Govt urged to act on housing affordability

One of Australia’s biggest mortgage brokers wants the federal government to do more to improve housing affordability as the average home loan outstrips wage growth.

杭州桑拿

Mortgage Choice chief executive John Flavell says the government could help first home buyers by letting them accessing their superannuation earlier and reintroducing the recently abolished first home savers account.

His calls come after recent Australian Bureau of Statistics data revealed the average home loan grew nearly four times faster than the average wage.

The average home loan rose 18.5 per cent to $357,00 in the past two years, while wages rose a mere 3.6 per cent to $80,000 in comparison.

Mr Flavell said government inaction could make the situation worse.

“They have a lot of levers to pull in relation to affordability such as increasing housing supply and examining credit costs but I don’t see any levers being pulled,” he told AAP.

A spokesman for Treasurer Joe Hockey said the government had already acted to help people get on the housing ladder.

It had strengthened the rules around foreign investment in real estate in addition to establishing an inter-state taskforce led by the Victorian Treasurer, he said.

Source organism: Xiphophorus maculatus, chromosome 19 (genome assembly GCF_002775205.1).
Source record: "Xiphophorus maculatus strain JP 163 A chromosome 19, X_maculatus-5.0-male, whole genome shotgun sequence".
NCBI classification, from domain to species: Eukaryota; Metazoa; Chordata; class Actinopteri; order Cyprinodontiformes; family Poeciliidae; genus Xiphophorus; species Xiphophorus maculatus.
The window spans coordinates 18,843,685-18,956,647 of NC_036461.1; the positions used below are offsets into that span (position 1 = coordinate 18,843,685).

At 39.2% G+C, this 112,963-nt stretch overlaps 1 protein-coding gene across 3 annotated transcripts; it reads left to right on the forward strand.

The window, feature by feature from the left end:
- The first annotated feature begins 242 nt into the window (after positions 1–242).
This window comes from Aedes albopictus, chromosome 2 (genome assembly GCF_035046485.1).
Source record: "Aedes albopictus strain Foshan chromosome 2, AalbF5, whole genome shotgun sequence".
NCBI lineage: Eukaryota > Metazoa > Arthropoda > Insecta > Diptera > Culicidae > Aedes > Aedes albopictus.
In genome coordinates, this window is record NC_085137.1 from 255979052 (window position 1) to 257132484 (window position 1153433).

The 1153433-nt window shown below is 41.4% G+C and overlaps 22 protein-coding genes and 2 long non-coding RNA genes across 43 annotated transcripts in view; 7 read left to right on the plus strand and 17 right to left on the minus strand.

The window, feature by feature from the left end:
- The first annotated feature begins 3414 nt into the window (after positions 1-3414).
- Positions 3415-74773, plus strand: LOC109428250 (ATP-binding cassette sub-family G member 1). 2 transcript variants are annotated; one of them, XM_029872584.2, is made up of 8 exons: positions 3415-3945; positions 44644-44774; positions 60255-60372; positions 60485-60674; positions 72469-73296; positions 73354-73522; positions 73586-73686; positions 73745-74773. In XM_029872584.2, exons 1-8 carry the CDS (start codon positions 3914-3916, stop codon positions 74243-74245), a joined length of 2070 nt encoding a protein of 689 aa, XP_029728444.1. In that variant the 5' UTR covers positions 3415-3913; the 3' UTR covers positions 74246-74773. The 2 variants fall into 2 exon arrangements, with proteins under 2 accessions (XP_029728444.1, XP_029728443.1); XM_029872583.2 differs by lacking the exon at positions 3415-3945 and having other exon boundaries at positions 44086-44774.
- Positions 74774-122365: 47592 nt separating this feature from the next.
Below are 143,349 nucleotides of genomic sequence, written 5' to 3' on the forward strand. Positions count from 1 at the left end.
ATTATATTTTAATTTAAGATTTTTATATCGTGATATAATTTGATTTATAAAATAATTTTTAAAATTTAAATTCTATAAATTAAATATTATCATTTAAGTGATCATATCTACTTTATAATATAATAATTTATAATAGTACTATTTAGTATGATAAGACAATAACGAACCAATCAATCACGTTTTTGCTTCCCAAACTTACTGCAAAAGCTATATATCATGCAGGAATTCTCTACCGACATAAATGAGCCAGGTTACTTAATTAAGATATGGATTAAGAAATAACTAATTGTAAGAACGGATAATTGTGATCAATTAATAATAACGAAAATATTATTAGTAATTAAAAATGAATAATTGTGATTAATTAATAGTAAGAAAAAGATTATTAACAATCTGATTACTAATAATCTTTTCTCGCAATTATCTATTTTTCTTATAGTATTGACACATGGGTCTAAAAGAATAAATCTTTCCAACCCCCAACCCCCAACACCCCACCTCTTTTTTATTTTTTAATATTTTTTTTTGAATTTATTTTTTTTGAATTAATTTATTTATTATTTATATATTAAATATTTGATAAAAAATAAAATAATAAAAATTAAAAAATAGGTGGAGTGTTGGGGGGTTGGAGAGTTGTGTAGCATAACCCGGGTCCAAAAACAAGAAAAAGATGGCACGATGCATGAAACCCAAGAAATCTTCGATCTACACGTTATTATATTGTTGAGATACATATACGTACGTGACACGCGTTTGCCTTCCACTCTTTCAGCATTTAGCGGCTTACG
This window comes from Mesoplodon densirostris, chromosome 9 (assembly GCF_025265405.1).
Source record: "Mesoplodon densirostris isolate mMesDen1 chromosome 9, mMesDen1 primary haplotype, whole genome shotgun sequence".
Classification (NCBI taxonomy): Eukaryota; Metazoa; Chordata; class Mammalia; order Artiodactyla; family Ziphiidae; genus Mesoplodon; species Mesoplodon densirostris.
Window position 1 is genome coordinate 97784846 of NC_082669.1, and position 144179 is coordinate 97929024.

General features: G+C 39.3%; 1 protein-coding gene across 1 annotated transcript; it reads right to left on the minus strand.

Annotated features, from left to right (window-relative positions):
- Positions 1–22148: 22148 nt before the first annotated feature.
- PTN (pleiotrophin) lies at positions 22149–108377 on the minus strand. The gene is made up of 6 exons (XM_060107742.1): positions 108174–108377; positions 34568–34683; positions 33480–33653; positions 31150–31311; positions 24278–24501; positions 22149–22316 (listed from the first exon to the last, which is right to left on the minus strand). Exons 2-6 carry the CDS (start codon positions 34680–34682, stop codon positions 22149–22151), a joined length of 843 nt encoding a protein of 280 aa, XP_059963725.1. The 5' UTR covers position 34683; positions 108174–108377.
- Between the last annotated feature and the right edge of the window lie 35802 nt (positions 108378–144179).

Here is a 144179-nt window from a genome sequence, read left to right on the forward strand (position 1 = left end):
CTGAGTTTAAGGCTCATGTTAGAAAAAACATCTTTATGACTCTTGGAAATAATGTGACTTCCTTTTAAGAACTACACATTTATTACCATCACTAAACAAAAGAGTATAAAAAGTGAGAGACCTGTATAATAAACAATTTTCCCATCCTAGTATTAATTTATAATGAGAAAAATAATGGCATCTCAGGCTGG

The calls by Mortgage Choice come as first home buyers struggle with soaring prices in the booming real estate markets of Sydney and Melbourne.

Sydney property values have risen by 16.2 per cent in the past year, with Melbourne up 10.2 per cent.

Mr Flavell also criticised the current parliamentary inquiry into home ownership, saying that it was wrong to exclude consumers on the first day of public hearings in June.

“Witnesses in the public hearing were exclusively employees of government departments, consumer voices were not heard and their opinions were not sought,” he said.

“This suggests these inquiries are designed to allow a lot of political grandstanding and not a lot of action.”

Mr Flavell said despite a similar inquiry conducted in 2004, little had changed except a decline in home ownership and an increase in private rental numbers.

He credited the growing unavailability of public housing for pushing up the proportion of private renters, with more people being driven into unaffordable rental properties.

Treasury acting deputy secretary Jenny Wilkinson acknowledged during the inquiry’s initial public hearing in June that demand for housing continued to outpace supply across Australia.

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